Whisperin & Hollerin: Review of Wackazoid
'Wackazoid', Eric Loy's sixth solo album, is yet another example of the experimental guitar-based music that has become more popular recently (Erik Mongrain and James Blackshaw are two more who could be included in the same 'movement').
In this particular offering, Loy maintains a good variety of instruments in his compositions, exploring the diverse sounds of electric and acoustic guitars, as well as the bizarre-looking guitar-harp. 'Russell's Point', a reflective, meandering tune, explores the full range on offer to this extraordinary instrument, and Loy's skill with it is undeniable. Starting with a repeated melody line, Loy brings in waves of plucked chords before introducing some high-speed finger picking. As the melody lines build, so does the intensity. At one point, the chords produced bring to mind the woozy sounds of the sitar.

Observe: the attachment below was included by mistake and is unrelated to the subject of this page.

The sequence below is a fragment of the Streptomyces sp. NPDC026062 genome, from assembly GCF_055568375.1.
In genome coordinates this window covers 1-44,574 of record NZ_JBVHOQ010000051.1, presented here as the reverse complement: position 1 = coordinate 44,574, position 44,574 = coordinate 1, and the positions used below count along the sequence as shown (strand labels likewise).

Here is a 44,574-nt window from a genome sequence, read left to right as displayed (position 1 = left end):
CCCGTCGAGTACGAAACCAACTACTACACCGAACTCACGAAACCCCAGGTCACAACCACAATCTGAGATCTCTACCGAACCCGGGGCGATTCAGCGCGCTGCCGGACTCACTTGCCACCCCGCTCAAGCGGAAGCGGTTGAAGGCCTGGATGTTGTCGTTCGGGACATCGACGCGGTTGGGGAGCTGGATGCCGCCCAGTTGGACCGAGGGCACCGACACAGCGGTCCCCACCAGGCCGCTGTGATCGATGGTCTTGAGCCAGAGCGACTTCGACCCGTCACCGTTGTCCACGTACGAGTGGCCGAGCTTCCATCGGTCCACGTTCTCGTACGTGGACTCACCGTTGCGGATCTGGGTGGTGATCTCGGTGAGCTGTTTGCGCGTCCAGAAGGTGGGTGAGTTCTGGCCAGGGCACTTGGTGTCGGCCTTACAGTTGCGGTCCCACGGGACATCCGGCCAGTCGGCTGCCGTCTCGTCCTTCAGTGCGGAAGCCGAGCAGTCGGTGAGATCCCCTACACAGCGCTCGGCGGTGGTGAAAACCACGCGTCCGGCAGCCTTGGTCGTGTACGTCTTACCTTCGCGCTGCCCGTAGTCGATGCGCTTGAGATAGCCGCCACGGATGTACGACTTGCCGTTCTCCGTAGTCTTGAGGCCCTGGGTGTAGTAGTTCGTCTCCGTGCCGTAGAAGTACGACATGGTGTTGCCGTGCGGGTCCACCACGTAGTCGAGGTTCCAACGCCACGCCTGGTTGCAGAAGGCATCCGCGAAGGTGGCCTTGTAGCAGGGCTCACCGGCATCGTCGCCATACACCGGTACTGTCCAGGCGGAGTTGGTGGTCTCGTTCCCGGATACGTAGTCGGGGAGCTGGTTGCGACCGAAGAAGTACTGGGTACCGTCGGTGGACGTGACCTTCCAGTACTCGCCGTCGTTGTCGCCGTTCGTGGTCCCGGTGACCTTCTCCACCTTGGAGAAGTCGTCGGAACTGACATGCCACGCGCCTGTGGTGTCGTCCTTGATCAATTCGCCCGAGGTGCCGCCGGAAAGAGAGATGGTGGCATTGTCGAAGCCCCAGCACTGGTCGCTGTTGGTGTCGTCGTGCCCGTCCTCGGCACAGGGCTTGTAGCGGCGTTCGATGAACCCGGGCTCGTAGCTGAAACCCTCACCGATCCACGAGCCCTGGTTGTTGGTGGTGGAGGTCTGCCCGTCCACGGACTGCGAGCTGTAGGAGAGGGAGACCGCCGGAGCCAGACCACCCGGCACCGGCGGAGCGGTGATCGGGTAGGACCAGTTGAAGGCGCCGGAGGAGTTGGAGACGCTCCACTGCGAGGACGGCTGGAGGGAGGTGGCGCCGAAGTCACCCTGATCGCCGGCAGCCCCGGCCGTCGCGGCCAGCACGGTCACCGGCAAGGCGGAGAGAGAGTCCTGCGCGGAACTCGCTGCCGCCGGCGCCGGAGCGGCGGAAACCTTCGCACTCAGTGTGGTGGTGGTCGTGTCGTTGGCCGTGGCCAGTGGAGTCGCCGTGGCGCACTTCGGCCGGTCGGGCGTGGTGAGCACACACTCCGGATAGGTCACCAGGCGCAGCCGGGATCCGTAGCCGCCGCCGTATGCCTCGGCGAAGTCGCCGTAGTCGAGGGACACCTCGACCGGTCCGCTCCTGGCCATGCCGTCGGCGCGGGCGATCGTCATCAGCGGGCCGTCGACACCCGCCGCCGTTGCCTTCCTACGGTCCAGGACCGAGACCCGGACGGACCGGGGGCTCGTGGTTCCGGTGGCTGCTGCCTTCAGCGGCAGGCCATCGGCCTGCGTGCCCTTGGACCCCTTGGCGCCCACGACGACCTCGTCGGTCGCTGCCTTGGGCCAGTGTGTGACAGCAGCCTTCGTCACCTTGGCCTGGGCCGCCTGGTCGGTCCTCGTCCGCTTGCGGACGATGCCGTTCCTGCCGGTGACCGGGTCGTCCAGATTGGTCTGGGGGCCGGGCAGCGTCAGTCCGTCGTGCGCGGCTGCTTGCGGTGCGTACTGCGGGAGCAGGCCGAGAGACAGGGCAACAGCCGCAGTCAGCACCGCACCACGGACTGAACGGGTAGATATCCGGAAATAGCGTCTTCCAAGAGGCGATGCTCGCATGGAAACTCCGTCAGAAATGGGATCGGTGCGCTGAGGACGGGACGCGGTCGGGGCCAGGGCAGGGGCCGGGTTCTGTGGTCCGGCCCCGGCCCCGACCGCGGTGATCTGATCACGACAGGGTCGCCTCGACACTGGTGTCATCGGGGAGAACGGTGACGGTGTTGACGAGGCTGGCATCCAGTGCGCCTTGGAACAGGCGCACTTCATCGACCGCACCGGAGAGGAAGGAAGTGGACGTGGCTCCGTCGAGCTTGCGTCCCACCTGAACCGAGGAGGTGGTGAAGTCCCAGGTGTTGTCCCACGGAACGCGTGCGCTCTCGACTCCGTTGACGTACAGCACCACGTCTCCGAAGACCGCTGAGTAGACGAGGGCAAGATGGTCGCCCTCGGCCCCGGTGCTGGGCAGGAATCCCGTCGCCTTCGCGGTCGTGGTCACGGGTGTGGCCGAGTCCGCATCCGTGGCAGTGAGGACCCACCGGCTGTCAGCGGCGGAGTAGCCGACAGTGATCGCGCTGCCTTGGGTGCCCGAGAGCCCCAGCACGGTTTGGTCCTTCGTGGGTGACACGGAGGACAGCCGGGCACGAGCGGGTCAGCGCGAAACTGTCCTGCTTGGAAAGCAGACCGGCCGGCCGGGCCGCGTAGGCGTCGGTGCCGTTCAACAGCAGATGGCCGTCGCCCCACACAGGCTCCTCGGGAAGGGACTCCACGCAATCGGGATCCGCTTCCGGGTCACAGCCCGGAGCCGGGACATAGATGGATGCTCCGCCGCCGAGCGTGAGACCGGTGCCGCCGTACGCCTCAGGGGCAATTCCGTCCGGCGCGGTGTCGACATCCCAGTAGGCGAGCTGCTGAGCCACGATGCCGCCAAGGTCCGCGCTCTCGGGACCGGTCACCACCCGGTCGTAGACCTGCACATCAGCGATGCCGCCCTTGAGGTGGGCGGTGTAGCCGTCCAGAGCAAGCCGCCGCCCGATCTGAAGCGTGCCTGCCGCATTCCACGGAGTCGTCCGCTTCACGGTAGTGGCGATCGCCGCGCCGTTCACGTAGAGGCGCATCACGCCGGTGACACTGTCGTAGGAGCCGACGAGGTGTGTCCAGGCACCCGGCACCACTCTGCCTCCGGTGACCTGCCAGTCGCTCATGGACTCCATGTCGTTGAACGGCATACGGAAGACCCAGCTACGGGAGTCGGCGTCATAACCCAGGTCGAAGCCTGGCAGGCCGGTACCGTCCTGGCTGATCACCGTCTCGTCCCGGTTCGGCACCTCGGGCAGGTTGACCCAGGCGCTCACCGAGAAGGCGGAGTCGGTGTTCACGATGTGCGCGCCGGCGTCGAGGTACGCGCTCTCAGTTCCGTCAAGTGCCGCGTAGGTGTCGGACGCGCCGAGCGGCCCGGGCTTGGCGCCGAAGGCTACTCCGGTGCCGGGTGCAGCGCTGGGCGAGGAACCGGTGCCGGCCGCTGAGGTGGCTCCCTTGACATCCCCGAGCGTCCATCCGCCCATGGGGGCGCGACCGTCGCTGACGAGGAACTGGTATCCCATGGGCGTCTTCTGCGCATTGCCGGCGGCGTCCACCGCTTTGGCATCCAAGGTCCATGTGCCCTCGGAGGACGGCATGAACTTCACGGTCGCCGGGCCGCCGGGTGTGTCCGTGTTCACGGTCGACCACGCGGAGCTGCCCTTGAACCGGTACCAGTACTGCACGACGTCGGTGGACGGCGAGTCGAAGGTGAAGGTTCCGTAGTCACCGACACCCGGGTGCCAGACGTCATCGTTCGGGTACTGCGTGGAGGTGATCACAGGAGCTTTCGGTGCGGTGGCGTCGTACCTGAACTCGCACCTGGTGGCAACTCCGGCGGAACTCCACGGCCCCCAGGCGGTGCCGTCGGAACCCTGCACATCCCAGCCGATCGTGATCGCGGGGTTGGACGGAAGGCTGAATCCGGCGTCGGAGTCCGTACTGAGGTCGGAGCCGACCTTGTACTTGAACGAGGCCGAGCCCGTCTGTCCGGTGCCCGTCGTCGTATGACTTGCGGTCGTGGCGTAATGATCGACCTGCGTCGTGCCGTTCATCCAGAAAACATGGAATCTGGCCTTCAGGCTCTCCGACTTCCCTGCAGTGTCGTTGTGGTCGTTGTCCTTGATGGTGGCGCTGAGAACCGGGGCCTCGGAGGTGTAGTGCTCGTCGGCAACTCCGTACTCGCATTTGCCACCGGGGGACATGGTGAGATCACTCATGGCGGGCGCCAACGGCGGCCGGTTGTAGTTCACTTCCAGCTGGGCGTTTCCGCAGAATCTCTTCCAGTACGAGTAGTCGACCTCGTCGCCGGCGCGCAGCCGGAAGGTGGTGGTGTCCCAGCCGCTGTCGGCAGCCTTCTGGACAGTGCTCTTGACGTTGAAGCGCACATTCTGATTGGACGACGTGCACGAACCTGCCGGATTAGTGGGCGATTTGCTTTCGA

Elsewhere, 'Catharsis', as if intended to be a release of the tension built up by the complicated melody lines of 'Russell's Point', is a more standard slice of electric guitar-based psychedelic noise, which switches between rhythmic interludes, ably supported by the steady drums and bass of Loy's group, the Hipperoos, to mind-bending wig-outs, courtesy of Loy's incredible finger dexterity.
It's clear that Loy has tried to keep things interesting, mixing up the moods of the various pieces; straight after the energy of 'Catharsis', Loy introduces 'Drowning Man', a bluesy shuffle whose reasonably simple opening melody line evolves, as with most of Loy's compositions, into a weaving symphony of runs, taps and harmonics. This blues influence reappears in 'Zoo Rendezvous', the album opener and probably the pick of the lot. Loy's many different melodies slide in and out as the intensity increases before winding down with a blues run that closes proceedings.
Overall though, while the album lacks nothing in terms of intensity or technical brilliance, many of the tracks wear down the listener long before the final string has been plucked. Like many instrumental albums, the problem is often that there is nothing to break up the continuous guitar sounds, nothing to give the listener's ears a rest. Intense and exhilarating at times, too often songs become indistinguishable from one another, the 'free jazz'-like nature of many tracks working against them. For fans of intricate, technically sumptuous guitar-playing, however, this album is perfect.
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